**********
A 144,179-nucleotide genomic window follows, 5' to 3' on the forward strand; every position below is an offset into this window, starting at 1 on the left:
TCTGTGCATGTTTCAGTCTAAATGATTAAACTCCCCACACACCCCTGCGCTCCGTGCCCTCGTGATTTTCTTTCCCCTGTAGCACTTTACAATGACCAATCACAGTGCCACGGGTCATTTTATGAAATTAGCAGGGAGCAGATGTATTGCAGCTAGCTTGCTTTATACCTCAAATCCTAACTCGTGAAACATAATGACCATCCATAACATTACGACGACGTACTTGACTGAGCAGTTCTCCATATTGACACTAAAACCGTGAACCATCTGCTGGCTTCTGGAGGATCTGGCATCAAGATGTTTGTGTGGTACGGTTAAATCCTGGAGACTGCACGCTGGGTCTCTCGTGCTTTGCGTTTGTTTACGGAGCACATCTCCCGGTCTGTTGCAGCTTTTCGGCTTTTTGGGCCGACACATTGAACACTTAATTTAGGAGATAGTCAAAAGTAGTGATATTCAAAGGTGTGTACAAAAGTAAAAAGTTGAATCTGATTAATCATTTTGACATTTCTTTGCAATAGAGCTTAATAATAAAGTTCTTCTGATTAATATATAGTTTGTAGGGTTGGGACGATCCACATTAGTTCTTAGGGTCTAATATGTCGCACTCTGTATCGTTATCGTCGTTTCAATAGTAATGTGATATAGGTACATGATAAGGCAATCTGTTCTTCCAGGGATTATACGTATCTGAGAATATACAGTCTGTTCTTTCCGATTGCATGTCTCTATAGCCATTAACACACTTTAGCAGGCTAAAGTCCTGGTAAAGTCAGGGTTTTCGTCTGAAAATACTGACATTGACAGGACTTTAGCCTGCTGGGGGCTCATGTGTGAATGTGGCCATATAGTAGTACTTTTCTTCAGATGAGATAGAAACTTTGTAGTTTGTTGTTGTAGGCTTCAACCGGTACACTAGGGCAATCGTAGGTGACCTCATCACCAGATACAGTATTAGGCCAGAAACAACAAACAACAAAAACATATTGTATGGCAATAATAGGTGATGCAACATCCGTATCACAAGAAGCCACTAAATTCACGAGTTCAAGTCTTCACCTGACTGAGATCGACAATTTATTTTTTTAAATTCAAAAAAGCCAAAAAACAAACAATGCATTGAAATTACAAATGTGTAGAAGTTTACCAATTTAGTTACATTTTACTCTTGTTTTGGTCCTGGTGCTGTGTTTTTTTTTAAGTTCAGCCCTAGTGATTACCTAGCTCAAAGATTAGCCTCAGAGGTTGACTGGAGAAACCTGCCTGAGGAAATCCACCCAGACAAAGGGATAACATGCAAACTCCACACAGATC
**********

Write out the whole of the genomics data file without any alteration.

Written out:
A 144,179-nucleotide genomic window follows, 5' to 3' on the forward strand; every position below is an offset into this window, starting at 1 on the left:
TCTGTGCATGTTTCAGTCTAAATGATTAAACTCCCCACACACCCCTGCGCTCCGTGCCCTCGTGATTTTCTTTCCCCTGTAGCACTTTACAATGACCAATCACAGTGCCACGGGTCATTTTATGAAATTAGCAGGGAGCAGATGTATTGCAGCTAGCTTGCTTTATACCTCAAATCCTAACTCGTGAAACATAATGACCATCCATAACATTACGACGACGTACTTGACTGAGCAGTTCTCCATATTGACACTAAAACCGTGAACCATCTGCTGGCTTCTGGAGGATCTGGCATCAAGATGTTTGTGTGGTACGGTTAAATCCTGGAGACTGCACGCTGGGTCTCTCGTGCTTTGCGTTTGTTTACGGAGCACATCTCCCGGTCTGTTGCAGCTTTTCGGCTTTTTGGGCCGACACATTGAACACTTAATTTAGGAGATAGTCAAAAGTAGTGATATTCAAAGGTGTGTACAAAAGTAAAAAGTTGAATCTGATTAATCATTTTGACATTTCTTTGCAATAGAGCTTAATAATAAAGTTCTTCTGATTAATATATAGTTTGTAGGGTTGGGACGATCCACATTAGTTCTTAGGGTCTAATATGTCGCACTCTGTATCGTTATCGTCGTTTCAATAGTAATGTGATATAGGTACATGATAAGGCAATCTGTTCTTCCAGGGATTATACGTATCTGAGAATATACAGTCTGTTCTTTCCGATTGCATGTCTCTATAGCCATTAACACACTTTAGCAGGCTAAAGTCCTGGTAAAGTCAGGGTTTTCGTCTGAAAATACTGACATTGACAGGACTTTAGCCTGCTGGGGGCTCATGTGTGAATGTGGCCATATAGTAGTACTTTTCTTCAGATGAGATAGAAACTTTGTAGTTTGTTGTTGTAGGCTTCAACCGGTACACTAGGGCAATCGTAGGTGACCTCATCACCAGATACAGTATTAGGCCAGAAACAACAAACAACAAAAACATATTGTATGGCAATAATAGGTGATGCAACATCCGTATCACAAGAAGCCACTAAATTCACGAGTTCAAGTCTTCACCTGACTGAGATCGACAATTTATTTTTTTAAATTCAAAAAAGCCAAAAAACAAACAATGCATTGAAATTACAAATGTGTAGAAGTTTACCAATTTAGTTACATTTTACTCTTGTTTTGGTCCTGGTGCTGTGTTTTTTTTTAAGTTCAGCCCTAGTGATTACCTAGCTCAAAGATTAGCCTCAGAGGTTGACTGGAGAAACCTGCCTGAGGAAATCCACCCAGACAAAGGGATAACATGCAAACTCCACACAGATC